- HR digitalisation: Across all industries, HR is one of the organisation's core functions most affected by digitalisation. While digitalisation presents many challenges in our organisation, it also provides HR with the exceptional opportunity to strategically reshape and reinforce our role within the organisation by enhancing our employees’ experience, increasing efficiency, and empowering HR to mine employee data for insights to deliver organisational purpose and key initiatives more effectively.
Q What role has your leadership team played in supporting your HR priorities? How does your HR team collaborate closely with senior management to achieve business goals?
Human resources transformation under our leadership delivered the strong message of “Stay aware to adapt, stay relevant to win”. This shows HR's commitment to help the company to adapt and stay relevant under VUCA conditions by becoming real partner.
During 2019-2020, we changed the structure of HR to extend into business partnership by business units, whilst building our HR expertise team (such as talent acquisition, training & development, organisation development, compensation & benefits, employee services, HRIS, etc).
The main theme for HR transformation was about looking at HR as a business transaction — how to make it more efficient, less costly, and provide a great user experience, while moving the HR business partners and subject matter experts to business-facing, impactful roles.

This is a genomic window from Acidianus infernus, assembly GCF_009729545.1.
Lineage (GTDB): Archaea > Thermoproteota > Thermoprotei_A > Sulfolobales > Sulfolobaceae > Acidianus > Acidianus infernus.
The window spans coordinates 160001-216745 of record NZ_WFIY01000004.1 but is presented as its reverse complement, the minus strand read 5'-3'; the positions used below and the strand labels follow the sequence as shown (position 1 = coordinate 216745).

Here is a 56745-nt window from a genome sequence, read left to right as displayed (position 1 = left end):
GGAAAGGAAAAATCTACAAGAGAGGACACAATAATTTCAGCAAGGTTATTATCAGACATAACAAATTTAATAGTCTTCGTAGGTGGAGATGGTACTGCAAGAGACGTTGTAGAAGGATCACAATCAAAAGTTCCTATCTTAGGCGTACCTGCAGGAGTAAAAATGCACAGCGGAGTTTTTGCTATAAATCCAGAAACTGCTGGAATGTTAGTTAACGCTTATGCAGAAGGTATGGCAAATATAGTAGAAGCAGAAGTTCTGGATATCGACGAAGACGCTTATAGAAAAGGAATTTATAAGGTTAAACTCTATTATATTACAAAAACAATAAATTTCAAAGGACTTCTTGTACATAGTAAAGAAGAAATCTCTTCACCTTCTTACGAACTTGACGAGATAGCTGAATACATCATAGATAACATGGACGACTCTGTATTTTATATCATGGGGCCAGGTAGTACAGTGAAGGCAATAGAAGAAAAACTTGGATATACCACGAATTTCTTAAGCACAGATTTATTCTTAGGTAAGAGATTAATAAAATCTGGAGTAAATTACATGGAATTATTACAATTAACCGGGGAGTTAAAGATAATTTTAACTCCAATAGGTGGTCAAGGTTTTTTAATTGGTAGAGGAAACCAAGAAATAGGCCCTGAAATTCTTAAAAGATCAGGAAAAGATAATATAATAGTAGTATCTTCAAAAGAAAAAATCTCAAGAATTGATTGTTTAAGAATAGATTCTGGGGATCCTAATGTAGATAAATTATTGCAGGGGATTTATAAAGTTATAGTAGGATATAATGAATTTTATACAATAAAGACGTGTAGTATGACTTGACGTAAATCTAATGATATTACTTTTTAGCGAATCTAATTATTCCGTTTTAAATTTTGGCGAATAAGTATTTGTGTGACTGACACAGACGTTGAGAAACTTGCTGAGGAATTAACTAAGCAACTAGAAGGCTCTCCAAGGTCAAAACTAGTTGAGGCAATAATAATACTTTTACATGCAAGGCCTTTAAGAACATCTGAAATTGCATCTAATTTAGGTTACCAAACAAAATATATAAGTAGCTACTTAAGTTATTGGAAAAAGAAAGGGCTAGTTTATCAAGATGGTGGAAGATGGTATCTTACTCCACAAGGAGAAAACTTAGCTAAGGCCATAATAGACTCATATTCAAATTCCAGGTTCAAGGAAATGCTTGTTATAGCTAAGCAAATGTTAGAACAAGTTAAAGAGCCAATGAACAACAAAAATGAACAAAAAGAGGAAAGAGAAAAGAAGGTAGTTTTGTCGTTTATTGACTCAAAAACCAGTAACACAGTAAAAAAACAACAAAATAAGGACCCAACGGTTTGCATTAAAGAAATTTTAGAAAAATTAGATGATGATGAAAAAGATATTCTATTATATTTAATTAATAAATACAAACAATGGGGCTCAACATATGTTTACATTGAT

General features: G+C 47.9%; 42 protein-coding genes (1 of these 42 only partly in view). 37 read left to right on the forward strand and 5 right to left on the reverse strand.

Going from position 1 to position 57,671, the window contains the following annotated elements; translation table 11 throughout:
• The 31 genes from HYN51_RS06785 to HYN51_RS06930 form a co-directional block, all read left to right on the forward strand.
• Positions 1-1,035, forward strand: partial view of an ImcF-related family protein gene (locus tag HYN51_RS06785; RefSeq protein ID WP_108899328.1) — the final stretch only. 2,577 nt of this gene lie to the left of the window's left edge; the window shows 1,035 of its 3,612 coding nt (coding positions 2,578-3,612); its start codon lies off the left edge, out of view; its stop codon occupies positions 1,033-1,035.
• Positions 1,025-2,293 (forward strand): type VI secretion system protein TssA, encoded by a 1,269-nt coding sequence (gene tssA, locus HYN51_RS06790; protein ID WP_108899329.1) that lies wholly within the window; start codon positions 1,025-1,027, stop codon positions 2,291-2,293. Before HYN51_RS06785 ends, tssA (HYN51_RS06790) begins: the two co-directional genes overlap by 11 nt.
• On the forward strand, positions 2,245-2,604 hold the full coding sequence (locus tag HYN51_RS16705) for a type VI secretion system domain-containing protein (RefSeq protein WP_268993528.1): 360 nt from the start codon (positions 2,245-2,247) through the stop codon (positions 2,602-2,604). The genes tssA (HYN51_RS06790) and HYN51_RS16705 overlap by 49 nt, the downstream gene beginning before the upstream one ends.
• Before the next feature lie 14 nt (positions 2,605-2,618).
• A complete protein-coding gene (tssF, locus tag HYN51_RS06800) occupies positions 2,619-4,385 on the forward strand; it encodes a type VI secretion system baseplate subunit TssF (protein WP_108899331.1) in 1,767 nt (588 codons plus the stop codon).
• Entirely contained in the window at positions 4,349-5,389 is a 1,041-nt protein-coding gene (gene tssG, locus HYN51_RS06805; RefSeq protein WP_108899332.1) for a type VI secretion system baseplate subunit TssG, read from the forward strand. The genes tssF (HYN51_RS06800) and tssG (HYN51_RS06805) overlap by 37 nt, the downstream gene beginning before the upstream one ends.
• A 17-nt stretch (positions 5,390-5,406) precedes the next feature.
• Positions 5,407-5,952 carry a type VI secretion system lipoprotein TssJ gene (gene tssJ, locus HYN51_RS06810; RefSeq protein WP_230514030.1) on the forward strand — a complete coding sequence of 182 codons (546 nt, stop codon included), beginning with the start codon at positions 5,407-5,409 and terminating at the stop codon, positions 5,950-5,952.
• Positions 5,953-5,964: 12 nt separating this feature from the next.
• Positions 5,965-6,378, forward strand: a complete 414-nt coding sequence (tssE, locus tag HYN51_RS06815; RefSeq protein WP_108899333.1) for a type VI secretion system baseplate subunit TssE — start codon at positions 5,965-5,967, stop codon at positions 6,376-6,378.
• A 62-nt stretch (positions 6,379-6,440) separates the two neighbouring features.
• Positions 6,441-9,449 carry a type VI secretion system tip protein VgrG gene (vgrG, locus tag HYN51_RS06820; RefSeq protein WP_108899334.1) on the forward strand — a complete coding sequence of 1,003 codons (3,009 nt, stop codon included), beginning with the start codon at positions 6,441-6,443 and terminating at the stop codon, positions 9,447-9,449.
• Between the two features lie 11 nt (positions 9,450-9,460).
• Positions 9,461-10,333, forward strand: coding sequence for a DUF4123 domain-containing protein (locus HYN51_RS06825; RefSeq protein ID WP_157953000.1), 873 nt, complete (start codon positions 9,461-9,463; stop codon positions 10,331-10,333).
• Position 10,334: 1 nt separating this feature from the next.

During this time of changes, we managed to implement a winning strategy consisting of 4Ps:
- People: To equip people with the right understanding; encourage them to take part in the changes, and give all the people the right media to deliver for their aspirations during the change.
- Process: To have my team really understand and master the processes within HR and specific business units (as our clients). When processes are changed, it might drive people to change as well. This change aims to increase the service level for our users, and enhance the efficiency. Even small things can bring impact and gain more trust from users.
- Partnership: To emphasise the notion “involve people in the change, let them grow together". This will bring transparency that will lead us to their trust. This partnership goes beyond personal success to create collective success.
- Productivity: We all believe that even small results can boost stakeholders' trust. To keep productivity as our end goal during change management, we undertook a lot of initiatives to maintain employee costs whilst increasing their contribution to the company and engagement levels. For instance, between 2019 and 2020, we created a business-HR dashboard to maintain our productivity metrics, implemented talent management, rejuvenated our recruitment process and branding, implemented performance management (by objectives and setting up KPI library), etc.
Q The pandemic has caused many business plans to be upended. What was the greatest challenge you faced this year and how did you manage to pivot your HR model/framework?
First, as we all agree that health is our utmost concern in this rough time, MIG has formed an emergency response team (ERT) whose task is to study and follow all protocols issued by the government, as well as compile and implement health protocols in the company environment. This can be seen from the communication of leaders in all lines who continue to echo health education, as well as the ERT getting stricter in implementing the 3T strategy (test, trace, and treat)